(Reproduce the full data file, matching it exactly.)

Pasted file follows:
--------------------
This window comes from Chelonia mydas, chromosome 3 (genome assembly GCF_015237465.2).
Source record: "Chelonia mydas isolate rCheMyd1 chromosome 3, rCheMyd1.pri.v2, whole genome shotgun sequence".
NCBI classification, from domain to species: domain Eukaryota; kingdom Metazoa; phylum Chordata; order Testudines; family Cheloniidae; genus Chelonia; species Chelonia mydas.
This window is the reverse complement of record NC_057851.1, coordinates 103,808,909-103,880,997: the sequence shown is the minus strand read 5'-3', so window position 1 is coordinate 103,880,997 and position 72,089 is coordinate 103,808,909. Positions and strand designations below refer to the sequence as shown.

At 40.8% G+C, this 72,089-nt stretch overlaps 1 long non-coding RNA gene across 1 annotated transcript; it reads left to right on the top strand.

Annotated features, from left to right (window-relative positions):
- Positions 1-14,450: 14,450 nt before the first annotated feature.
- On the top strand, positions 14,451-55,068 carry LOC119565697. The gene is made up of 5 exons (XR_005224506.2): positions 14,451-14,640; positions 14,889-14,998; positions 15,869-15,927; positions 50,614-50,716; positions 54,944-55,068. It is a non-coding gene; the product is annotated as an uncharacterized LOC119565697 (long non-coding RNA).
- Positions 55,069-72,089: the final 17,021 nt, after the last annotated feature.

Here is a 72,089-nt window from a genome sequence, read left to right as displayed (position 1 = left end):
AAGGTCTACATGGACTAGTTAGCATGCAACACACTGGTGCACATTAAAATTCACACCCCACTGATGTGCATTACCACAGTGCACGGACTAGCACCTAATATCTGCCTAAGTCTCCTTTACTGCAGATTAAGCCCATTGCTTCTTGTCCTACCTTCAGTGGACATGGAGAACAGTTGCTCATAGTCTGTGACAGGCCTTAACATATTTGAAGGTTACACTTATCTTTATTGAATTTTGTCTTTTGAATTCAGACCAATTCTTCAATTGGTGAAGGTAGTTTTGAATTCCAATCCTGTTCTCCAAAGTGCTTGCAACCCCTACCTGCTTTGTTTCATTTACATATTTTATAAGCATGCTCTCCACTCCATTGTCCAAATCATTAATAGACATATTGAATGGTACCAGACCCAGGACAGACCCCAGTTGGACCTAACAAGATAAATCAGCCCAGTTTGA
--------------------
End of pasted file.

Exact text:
This window comes from Chelonia mydas, chromosome 3 (genome assembly GCF_015237465.2).
Source record: "Chelonia mydas isolate rCheMyd1 chromosome 3, rCheMyd1.pri.v2, whole genome shotgun sequence".
NCBI classification, from domain to species: domain Eukaryota; kingdom Metazoa; phylum Chordata; order Testudines; family Cheloniidae; genus Chelonia; species Chelonia mydas.
This window is the reverse complement of record NC_057851.1, coordinates 103,808,909-103,880,997: the sequence shown is the minus strand read 5'-3', so window position 1 is coordinate 103,880,997 and position 72,089 is coordinate 103,808,909. Positions and strand designations below refer to the sequence as shown.

At 40.8% G+C, this 72,089-nt stretch overlaps 1 long non-coding RNA gene across 1 annotated transcript; it reads left to right on the top strand.

Annotated features, from left to right (window-relative positions):
- Positions 1-14,450: 14,450 nt before the first annotated feature.
- On the top strand, positions 14,451-55,068 carry LOC119565697. The gene is made up of 5 exons (XR_005224506.2): positions 14,451-14,640; positions 14,889-14,998; positions 15,869-15,927; positions 50,614-50,716; positions 54,944-55,068. It is a non-coding gene; the product is annotated as an uncharacterized LOC119565697 (long non-coding RNA).
- Positions 55,069-72,089: the final 17,021 nt, after the last annotated feature.

Here is a 72,089-nt window from a genome sequence, read left to right as displayed (position 1 = left end):
AAGGTCTACATGGACTAGTTAGCATGCAACACACTGGTGCACATTAAAATTCACACCCCACTGATGTGCATTACCACAGTGCACGGACTAGCACCTAATATCTGCCTAAGTCTCCTTTACTGCAGATTAAGCCCATTGCTTCTTGTCCTACCTTCAGTGGACATGGAGAACAGTTGCTCATAGTCTGTGACAGGCCTTAACATATTTGAAGGTTACACTTATCTTTATTGAATTTTGTCTTTTGAATTCAGACCAATTCTTCAATTGGTGAAGGTAGTTTTGAATTCCAATCCTGTTCTCCAAAGTGCTTGCAACCCCTACCTGCTTTGTTTCATTTACATATTTTATAAGCATGCTCTCCACTCCATTGTCCAAATCATTAATAGACATATTGAATGGTACCAGACCCAGGACAGACCCCAGTTGGACCTAACAAGATAAATCAGCCCAGTTTGA